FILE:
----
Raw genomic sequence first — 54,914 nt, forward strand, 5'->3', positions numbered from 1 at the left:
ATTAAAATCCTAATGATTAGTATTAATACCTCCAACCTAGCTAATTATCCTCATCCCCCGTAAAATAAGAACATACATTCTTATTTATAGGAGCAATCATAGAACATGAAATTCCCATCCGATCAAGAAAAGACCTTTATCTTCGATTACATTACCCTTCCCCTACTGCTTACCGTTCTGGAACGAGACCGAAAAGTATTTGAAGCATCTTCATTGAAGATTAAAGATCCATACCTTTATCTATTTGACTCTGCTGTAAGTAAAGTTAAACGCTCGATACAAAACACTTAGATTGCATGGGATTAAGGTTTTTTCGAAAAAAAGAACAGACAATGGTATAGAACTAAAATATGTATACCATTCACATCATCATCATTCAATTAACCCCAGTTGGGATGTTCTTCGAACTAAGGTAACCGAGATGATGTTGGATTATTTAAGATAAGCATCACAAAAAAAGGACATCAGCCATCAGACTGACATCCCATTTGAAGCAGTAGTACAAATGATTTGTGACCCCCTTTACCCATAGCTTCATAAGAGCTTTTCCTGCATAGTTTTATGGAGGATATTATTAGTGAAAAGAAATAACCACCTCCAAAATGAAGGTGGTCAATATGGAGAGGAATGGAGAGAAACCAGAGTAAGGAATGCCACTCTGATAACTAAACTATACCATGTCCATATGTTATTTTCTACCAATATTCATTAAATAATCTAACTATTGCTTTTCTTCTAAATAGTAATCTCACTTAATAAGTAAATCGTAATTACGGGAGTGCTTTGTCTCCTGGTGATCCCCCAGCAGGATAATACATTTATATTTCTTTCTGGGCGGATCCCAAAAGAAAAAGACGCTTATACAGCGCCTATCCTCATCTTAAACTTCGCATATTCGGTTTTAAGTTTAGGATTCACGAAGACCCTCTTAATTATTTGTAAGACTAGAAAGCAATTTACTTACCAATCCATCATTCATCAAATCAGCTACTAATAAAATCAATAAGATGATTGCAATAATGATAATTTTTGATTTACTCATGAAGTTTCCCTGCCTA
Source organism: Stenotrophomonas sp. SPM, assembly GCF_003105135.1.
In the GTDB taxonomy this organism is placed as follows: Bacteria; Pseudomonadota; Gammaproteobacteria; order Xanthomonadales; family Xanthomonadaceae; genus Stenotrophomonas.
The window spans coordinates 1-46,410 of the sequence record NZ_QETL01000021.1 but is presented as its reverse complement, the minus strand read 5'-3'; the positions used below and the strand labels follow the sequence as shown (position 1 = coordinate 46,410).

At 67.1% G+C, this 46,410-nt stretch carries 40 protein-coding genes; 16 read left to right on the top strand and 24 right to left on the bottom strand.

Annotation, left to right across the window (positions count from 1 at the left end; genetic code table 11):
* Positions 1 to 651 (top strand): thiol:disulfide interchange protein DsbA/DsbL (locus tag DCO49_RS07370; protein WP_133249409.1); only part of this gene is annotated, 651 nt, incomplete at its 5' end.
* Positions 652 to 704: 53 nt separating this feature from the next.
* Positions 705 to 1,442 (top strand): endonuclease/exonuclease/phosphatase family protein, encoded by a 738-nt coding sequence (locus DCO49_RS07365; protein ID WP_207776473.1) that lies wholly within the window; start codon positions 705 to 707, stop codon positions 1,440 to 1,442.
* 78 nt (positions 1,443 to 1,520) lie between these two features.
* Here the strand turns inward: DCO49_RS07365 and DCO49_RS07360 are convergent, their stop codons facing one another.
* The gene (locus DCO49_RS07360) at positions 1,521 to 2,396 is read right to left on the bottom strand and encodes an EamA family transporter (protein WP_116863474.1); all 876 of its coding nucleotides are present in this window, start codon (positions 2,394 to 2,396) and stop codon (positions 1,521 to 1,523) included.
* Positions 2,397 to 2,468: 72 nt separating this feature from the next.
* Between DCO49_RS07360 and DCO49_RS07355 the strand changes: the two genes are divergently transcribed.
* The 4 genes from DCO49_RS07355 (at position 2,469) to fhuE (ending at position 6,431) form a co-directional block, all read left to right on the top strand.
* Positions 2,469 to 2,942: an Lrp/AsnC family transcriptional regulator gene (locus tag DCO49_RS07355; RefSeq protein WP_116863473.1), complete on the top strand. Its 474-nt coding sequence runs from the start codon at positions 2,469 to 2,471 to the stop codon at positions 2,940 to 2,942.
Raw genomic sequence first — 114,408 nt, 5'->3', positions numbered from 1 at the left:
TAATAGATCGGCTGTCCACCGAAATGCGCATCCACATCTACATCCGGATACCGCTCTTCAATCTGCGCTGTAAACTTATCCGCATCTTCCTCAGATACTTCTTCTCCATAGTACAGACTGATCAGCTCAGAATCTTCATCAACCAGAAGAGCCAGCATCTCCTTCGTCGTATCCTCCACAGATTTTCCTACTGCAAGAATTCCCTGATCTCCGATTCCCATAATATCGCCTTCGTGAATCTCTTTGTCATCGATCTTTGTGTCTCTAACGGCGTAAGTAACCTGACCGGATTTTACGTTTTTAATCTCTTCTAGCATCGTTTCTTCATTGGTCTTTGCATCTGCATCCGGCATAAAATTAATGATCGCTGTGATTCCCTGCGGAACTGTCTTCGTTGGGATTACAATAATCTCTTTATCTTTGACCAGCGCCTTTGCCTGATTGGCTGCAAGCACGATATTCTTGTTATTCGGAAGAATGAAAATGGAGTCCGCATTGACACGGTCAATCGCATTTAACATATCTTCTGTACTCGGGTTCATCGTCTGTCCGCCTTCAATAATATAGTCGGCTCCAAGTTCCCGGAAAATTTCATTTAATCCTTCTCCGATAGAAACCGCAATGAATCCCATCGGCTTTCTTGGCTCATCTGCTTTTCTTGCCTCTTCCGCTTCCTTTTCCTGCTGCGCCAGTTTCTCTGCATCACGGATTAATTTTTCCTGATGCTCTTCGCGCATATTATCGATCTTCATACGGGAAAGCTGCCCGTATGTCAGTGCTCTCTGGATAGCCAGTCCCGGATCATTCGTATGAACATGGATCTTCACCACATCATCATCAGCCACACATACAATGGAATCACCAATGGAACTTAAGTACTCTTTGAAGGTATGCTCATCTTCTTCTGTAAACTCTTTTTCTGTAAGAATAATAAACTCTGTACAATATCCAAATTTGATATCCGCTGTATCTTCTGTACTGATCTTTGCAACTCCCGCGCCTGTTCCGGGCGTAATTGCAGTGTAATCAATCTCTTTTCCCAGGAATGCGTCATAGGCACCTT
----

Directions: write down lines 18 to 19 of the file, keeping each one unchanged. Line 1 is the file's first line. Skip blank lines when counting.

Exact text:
Raw genomic sequence first — 114,408 nt, 5'->3', positions numbered from 1 at the left:
TAATAGATCGGCTGTCCACCGAAATGCGCATCCACATCTACATCCGGATACCGCTCTTCAATCTGCGCTGTAAACTTATCCGCATCTTCCTCAGATACTTCTTCTCCATAGTACAGACTGATCAGCTCAGAATCTTCATCAACCAGAAGAGCCAGCATCTCCTTCGTCGTATCCTCCACAGATTTTCCTACTGCAAGAATTCCCTGATCTCCGATTCCCATAATATCGCCTTCGTGAATCTCTTTGTCATCGATCTTTGTGTCTCTAACGGCGTAAGTAACCTGACCGGATTTTACGTTTTTAATCTCTTCTAGCATCGTTTCTTCATTGGTCTTTGCATCTGCATCCGGCATAAAATTAATGATCGCTGTGATTCCCTGCGGAACTGTCTTCGTTGGGATTACAATAATCTCTTTATCTTTGACCAGCGCCTTTGCCTGATTGGCTGCAAGCACGATATTCTTGTTATTCGGAAGAATGAAAATGGAGTCCGCATTGACACGGTCAATCGCATTTAACATATCTTCTGTACTCGGGTTCATCGTCTGTCCGCCTTCAATAATATAGTCGGCTCCAAGTTCCCGGAAAATTTCATTTAATCCTTCTCCGATAGAAACCGCAATGAATCCCATCGGCTTTCTTGGCTCATCTGCTTTTCTTGCCTCTTCCGCTTCCTTTTCCTGCTGCGCCAGTTTCTCTGCATCACGGATTAATTTTTCCTGATGCTCTTCGCGCATATTATCGATCTTCATACGGGAAAGCTGCCCGTATGTCAGTGCTCTCTGGATAGCCAGTCCCGGATCATTCGTATGAACATGGATCTTCACCACATCATCATCAGCCACACATACAATGGAATCACCAATGGAACTTAAGTACTCTTTGAAGGTATGCTCATCTTCTTCTGTAAACTCTTTTTCTGTAAGAATAATAAACTCTGTACAATATCCAAATTTGATATCCGCTGTATCTTCTGTACTGATCTTTGCAACTCCCGCGCCTGTTCCGGGCGTAATTGCAGTGTAATCAATCTCTTTTCCCAGGAATGCGTCATAGGCACCTT